The issue over drag performances was a focus at a House Armed Services Committee hearing earlier this year on March 29, when anti-LGBTQ Congressman Matt Gaetz (R-Fla.) demanded in an angry tone that Austin and Milley explain why drag queen story hours were being hosted on U.S. military installations. The Florida Republican mentioned bases in Montana, Nevada, Virginia and Germany.

In a highly publicized incident in May 2022, Stars and Stripes reported that the Commanding General of the 86th Airlift Wing at Ramstein Air Force Base in Germany had a drag queen story time, that was to be held in honor of Pride month cancelled. 

According to Stars and Stripes, the 86th Air Wing’s public affairs sent a statement to a radical-right anti-LGBTQ news outlet in Canada, the Post Millennial, which had requested comment to its article about the event and also accused the Air Force of pushing a more “woke” agenda among servicemen. 

In a press release, U.S. Sen. Marco Rubio (R-Fla.) took partial credit for the cancellation.

Rubio sent a letter to U.S. Air Force Secretary Frank Kendall regarding the Air Force Library at Ramstein hosting a “Drag Queen Story Time” event for young children of servicemembers. 

Rubio urged him to cancel the event, discipline the staff involved in planning and hosting the event and respond to questions on whether other installations both at home and around the world have done similar events. Following receipt of Rubio’s letter, the Air Force canceled the event. 

“The last thing parents serving their nation overseas should be worried about, particularly in a theater with heightened geopolitical tensions, is whether their children are being exposed to sexually charged content simply because they visited their local library,” Rubio wrote.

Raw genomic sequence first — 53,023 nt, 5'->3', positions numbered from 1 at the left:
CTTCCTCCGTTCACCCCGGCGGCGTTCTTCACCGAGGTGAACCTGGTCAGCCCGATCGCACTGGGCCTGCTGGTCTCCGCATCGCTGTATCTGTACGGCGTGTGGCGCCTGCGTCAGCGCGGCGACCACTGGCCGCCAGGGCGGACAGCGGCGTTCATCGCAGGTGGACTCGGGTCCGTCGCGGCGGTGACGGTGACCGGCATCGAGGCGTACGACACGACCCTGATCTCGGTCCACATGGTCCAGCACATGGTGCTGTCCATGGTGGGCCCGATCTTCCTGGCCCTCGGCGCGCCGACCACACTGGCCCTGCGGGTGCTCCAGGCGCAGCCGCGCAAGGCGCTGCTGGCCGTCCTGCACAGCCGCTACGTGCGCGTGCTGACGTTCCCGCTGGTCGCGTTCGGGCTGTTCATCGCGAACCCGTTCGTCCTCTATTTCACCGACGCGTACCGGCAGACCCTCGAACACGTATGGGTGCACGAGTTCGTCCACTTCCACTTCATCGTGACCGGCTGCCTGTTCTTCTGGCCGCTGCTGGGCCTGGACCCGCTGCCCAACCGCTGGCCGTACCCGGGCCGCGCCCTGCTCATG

Defense Secretary Lloyd J. Austin, III, and Gen. Mark Milley, chair of the Joint Chiefs of Staff, meet with U.S. Army Gen. Scott Miller at Joint Base Andrews in Maryland on July 14, 2021. (Photo by Carlos M. Vazquez, Department of Defense)

A Pentagon official referring to the drag show at Nellis said Milley was visibly angry about the decision to host the event on base after being informed about it earlier this week.

The drag show was scheduled for Thursday, but Maj. Gen. Case A. Cunningham, the commander of the U.S. Air Force Warfare Center at Nellis was informed in the past few days that it must either be canceled or moved off base. 

On May 23, Gaetz sent a letter to Austin and Milley, alleging that the “pervasive and persistent use of taxpayer dollars for drag events,” had a June 1 Nellis Air Force Base, Nev., event scheduled.